Space Mining. In Southeast Missouri?


William Jud, Geologist
Exploration Manager, Legend Minerals LLC
Fredericktown, Missouri
15 April 2024


There is a lot of interest now in mining Asteroids in Space.

As a commercial venture, this may be profitable.  Rare asteroids such as 16 Psyche appear to be rich enough in Platinum-Group metals and other high-value materials that their value might exceed the enormous cost of Space Mining and generate positive cash flow.

But the problems are obvious. NASA, the National Aeronautics and Space Administration, notes that sending a pound of something into orbit costs $10,000 to many tens of thousands of dollars.  The operational difficulties of chasing a live Asteroid through Space, using Robots to chip off 50 to 100 tons of rock, and bringing your catch home to market on Earth present a long list of difficulties and dangers.

There may be a better way.  Mine ‘fossil’ Asteroids already on Earth.

Lines of empirical and circumstantial evidence are converging toward a Conceptual Model suggesting that a huge, 10 to 12 miles in diameter and 500 Cubic Miles in size (assuming spherical shape), probably a Chondrite, Asteroid may have impacted the Precambrian continent Columbia 1,500,000,000 years ago.

The Precambrian continent Laurentia broke away from Columbia about 1,300,000,000 years ago, moved off of the Asteroid Impact Mantle Plume, and took along the Impact Structure leaving the widening Missouri Gravity Low in the Impact Structure’s wake.

Laurentia was carried on moving Tectonic Plates and eventually became the Craton, or Precambrian ‘basement’ rocks underlying North America today.  The Impact Structure and much of the Missouri Gravity Low came to rest in southeast Missouri.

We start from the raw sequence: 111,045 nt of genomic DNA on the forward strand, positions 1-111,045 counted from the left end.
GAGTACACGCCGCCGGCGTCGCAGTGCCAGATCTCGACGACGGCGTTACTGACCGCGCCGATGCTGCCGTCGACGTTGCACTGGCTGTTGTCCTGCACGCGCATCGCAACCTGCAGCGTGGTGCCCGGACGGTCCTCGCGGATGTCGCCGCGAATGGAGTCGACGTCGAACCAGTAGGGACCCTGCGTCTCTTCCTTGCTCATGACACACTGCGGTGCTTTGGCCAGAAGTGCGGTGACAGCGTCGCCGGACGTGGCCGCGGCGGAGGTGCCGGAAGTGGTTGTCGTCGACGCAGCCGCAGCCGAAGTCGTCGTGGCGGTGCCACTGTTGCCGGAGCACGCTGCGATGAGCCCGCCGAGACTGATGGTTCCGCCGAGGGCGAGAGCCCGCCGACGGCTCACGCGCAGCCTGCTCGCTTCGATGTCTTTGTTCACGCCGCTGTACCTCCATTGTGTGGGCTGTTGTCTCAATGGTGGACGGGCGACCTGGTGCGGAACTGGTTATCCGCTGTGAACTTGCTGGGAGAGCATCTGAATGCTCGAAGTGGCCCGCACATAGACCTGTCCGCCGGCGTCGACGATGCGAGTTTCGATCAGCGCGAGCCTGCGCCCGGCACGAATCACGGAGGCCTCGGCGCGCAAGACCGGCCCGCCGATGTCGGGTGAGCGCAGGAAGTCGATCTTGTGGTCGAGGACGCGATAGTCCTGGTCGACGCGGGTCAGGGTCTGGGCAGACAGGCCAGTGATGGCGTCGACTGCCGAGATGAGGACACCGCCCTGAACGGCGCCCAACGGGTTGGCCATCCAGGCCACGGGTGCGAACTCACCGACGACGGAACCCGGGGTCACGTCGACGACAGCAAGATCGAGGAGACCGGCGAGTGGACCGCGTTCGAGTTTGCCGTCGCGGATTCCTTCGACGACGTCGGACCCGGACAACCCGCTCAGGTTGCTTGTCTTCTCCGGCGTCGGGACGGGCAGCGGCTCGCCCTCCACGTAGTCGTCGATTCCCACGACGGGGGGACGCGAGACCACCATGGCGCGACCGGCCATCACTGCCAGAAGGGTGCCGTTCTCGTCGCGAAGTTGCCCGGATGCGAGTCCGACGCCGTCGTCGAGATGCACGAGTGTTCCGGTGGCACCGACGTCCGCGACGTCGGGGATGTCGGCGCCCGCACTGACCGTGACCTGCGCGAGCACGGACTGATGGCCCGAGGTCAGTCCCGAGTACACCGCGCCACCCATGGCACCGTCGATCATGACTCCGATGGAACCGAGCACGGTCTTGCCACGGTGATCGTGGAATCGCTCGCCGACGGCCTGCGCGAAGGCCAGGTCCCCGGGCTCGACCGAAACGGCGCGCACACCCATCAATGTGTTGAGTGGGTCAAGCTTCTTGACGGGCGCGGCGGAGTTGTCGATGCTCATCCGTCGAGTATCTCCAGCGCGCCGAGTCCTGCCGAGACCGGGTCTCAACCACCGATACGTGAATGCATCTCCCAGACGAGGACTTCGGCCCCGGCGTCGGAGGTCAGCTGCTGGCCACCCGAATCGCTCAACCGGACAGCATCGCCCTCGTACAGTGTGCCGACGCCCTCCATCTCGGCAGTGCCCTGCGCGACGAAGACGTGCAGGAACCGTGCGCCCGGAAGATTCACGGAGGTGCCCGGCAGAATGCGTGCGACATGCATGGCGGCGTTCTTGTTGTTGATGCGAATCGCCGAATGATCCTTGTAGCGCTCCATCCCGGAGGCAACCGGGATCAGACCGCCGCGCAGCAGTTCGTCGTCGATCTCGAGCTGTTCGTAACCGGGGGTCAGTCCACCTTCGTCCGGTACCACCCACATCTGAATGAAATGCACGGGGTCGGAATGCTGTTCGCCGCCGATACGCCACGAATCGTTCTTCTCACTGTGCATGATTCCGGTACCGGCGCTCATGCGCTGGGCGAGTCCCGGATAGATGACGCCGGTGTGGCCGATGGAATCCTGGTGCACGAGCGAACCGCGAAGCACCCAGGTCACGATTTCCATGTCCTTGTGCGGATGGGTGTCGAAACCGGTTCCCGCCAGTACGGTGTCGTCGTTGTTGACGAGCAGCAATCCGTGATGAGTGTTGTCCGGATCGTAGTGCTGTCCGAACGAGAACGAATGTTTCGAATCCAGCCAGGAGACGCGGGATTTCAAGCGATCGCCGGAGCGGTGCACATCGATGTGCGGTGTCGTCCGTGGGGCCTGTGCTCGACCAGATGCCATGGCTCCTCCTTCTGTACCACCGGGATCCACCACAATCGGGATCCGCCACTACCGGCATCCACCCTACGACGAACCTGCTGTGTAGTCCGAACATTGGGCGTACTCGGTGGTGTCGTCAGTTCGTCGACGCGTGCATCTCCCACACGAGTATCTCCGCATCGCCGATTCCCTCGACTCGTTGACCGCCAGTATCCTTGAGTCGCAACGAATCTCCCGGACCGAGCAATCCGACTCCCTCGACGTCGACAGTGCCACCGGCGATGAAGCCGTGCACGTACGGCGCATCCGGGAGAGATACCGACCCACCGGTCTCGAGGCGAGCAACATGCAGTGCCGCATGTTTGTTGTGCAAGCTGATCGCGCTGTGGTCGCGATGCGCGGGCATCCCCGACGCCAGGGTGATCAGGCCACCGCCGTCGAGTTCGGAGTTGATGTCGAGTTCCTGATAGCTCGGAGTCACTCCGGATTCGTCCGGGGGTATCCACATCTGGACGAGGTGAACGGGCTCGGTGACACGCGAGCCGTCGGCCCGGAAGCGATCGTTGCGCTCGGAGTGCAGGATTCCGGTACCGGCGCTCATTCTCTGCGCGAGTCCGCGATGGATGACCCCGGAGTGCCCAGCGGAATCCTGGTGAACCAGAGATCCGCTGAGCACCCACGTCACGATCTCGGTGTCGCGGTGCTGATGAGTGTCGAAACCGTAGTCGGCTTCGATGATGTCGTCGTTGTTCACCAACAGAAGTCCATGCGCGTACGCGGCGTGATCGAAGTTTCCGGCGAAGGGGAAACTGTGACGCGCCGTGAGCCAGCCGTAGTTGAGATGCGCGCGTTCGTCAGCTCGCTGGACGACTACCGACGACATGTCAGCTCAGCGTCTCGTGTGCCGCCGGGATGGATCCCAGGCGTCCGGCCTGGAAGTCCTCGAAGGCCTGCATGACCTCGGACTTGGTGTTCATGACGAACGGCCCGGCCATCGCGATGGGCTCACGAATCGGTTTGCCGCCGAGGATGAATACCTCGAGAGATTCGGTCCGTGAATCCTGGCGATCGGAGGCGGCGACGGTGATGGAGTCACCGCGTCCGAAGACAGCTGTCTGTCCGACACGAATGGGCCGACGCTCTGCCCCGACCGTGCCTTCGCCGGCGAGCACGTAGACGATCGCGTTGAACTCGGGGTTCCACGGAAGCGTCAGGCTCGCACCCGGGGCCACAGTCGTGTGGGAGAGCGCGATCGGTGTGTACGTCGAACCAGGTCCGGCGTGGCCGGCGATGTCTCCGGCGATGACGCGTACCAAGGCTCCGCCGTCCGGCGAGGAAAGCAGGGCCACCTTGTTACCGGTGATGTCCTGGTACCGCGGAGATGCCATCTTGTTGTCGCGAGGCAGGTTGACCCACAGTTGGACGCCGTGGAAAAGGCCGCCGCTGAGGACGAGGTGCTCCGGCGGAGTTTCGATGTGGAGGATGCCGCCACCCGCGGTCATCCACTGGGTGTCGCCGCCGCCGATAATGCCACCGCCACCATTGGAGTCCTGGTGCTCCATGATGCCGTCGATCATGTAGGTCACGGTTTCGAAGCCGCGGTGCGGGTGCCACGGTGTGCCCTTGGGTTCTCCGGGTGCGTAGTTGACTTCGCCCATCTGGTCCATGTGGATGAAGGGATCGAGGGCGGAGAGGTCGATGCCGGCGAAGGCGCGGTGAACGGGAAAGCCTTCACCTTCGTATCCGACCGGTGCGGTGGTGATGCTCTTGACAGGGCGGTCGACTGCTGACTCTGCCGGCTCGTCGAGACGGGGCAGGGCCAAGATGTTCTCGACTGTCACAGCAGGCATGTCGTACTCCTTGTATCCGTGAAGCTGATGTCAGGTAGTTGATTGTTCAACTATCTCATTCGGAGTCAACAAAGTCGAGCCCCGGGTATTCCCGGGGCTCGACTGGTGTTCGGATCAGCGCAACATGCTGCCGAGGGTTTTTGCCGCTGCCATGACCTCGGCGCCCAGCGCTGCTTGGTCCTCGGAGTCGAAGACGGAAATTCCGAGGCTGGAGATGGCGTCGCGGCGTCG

Really big Impacters tend to produce wide, essentially flat, craters such as the largest craters visible on the Moon.  Crater diameter tends to be 10 to 12 times the Impactor diameter.

Using the Asteroid Conceptual Model to interpret the circular feature 120 miles wide at the south end of the Missouri Gravity Low shown on the Missouri State Gravity map, and the 10:1 ratio of crater diameter to impactor diameter, gives an estimate of Asteroid diameter as 10 – 12 miles.  Assuming a spherical shape and using the equation for radius and volume of 4/3 pi r3, the Asteroid volume was 500 CUBIC MILES as a first approximation.


That’s a big rock!


The enormous Asteroid punched a fracture column through the Precambrian Crust and into the underlying Asthenosphere, starting a Mantle Plume.

The Plume underplated and melted the lower Crust creating Rhyolitic Magma that erupted as the Saint Francois Volcanic Field.  That’s when Asteroid minerals exploration gets difficult.

Rhyolitic magma is so hot that the normal impact-indicating materials such as Shocked Quartz, Coesite, Stishovite, Shocked Feldspar, Shocked Zircons, and Shatter Cones, were reset or melted during a vast volcanic destruction of evidence.  Shocked Zircons are tough little crystals and may have survived but could be rare, hard to find, and their parent rocks may be difficult to identify.

Southeast Missouri is an Iron Metallogenic Province.  Iron Oxide deposits in Precambrian rocks, and numerous filled sinkholes in Cambrian and Ordovician sedimentary host rocks mineralized with Iron Sulfide and Iron Sulfide oxidation minerals, are compatible with Iron transfer from a buried Asteroid primary source of metals.

Chondrite Asteroids’ elemental composition generally is not much different from Gneiss (pronounced “Nice”) and Schist and may not generate useful Geophysical anomalies of Gravity and Magnetism.